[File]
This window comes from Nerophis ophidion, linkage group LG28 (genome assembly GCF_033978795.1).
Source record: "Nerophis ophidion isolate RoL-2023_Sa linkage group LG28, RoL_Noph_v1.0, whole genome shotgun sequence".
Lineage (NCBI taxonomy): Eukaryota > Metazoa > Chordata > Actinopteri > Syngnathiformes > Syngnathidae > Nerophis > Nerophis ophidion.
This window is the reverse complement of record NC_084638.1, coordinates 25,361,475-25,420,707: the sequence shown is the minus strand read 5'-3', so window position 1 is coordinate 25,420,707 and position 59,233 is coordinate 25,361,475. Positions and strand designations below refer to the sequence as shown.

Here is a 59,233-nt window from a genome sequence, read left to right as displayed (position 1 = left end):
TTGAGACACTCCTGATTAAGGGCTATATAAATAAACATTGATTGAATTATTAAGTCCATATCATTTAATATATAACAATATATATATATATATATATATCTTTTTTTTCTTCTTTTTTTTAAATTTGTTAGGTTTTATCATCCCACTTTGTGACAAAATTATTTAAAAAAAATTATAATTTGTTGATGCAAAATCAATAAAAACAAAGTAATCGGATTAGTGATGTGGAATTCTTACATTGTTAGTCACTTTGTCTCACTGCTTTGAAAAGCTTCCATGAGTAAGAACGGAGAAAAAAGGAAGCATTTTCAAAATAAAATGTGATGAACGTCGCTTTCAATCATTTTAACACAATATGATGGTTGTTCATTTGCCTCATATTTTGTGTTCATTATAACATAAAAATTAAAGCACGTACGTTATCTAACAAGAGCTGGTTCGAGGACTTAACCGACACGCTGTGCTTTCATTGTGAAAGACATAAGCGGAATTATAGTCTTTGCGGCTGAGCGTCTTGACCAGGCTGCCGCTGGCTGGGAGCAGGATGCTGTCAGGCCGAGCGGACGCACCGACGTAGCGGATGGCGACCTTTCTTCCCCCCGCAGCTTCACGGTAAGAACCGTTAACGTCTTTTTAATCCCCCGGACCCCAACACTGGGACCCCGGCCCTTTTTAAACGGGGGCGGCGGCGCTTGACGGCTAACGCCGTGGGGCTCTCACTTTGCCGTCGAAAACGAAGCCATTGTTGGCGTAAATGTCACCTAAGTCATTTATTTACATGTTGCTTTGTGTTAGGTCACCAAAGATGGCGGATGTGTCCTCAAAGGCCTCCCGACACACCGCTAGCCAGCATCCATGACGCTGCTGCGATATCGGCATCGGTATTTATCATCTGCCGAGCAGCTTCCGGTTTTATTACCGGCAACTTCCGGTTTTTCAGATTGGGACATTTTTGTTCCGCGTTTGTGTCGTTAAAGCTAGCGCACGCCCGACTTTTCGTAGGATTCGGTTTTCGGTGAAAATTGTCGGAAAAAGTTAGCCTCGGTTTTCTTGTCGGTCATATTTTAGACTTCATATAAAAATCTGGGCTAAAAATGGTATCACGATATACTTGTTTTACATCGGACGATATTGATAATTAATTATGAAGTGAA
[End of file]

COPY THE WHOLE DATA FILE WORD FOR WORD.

This window comes from Nerophis ophidion, linkage group LG28 (genome assembly GCF_033978795.1).
Source record: "Nerophis ophidion isolate RoL-2023_Sa linkage group LG28, RoL_Noph_v1.0, whole genome shotgun sequence".
Lineage (NCBI taxonomy): Eukaryota > Metazoa > Chordata > Actinopteri > Syngnathiformes > Syngnathidae > Nerophis > Nerophis ophidion.
This window is the reverse complement of record NC_084638.1, coordinates 25,361,475-25,420,707: the sequence shown is the minus strand read 5'-3', so window position 1 is coordinate 25,420,707 and position 59,233 is coordinate 25,361,475. Positions and strand designations below refer to the sequence as shown.

Here is a 59,233-nt window from a genome sequence, read left to right as displayed (position 1 = left end):
TTGAGACACTCCTGATTAAGGGCTATATAAATAAACATTGATTGAATTATTAAGTCCATATCATTTAATATATAACAATATATATATATATATATATATCTTTTTTTTCTTCTTTTTTTTAAATTTGTTAGGTTTTATCATCCCACTTTGTGACAAAATTATTTAAAAAAAATTATAATTTGTTGATGCAAAATCAATAAAAACAAAGTAATCGGATTAGTGATGTGGAATTCTTACATTGTTAGTCACTTTGTCTCACTGCTTTGAAAAGCTTCCATGAGTAAGAACGGAGAAAAAAGGAAGCATTTTCAAAATAAAATGTGATGAACGTCGCTTTCAATCATTTTAACACAATATGATGGTTGTTCATTTGCCTCATATTTTGTGTTCATTATAACATAAAAATTAAAGCACGTACGTTATCTAACAAGAGCTGGTTCGAGGACTTAACCGACACGCTGTGCTTTCATTGTGAAAGACATAAGCGGAATTATAGTCTTTGCGGCTGAGCGTCTTGACCAGGCTGCCGCTGGCTGGGAGCAGGATGCTGTCAGGCCGAGCGGACGCACCGACGTAGCGGATGGCGACCTTTCTTCCCCCCGCAGCTTCACGGTAAGAACCGTTAACGTCTTTTTAATCCCCCGGACCCCAACACTGGGACCCCGGCCCTTTTTAAACGGGGGCGGCGGCGCTTGACGGCTAACGCCGTGGGGCTCTCACTTTGCCGTCGAAAACGAAGCCATTGTTGGCGTAAATGTCACCTAAGTCATTTATTTACATGTTGCTTTGTGTTAGGTCACCAAAGATGGCGGATGTGTCCTCAAAGGCCTCCCGACACACCGCTAGCCAGCATCCATGACGCTGCTGCGATATCGGCATCGGTATTTATCATCTGCCGAGCAGCTTCCGGTTTTATTACCGGCAACTTCCGGTTTTTCAGATTGGGACATTTTTGTTCCGCGTTTGTGTCGTTAAAGCTAGCGCACGCCCGACTTTTCGTAGGATTCGGTTTTCGGTGAAAATTGTCGGAAAAAGTTAGCCTCGGTTTTCTTGTCGGTCATATTTTAGACTTCATATAAAAATCTGGGCTAAAAATGGTATCACGATATACTTGTTTTACATCGGACGATATTGATAATTAATTATGAAGTGAA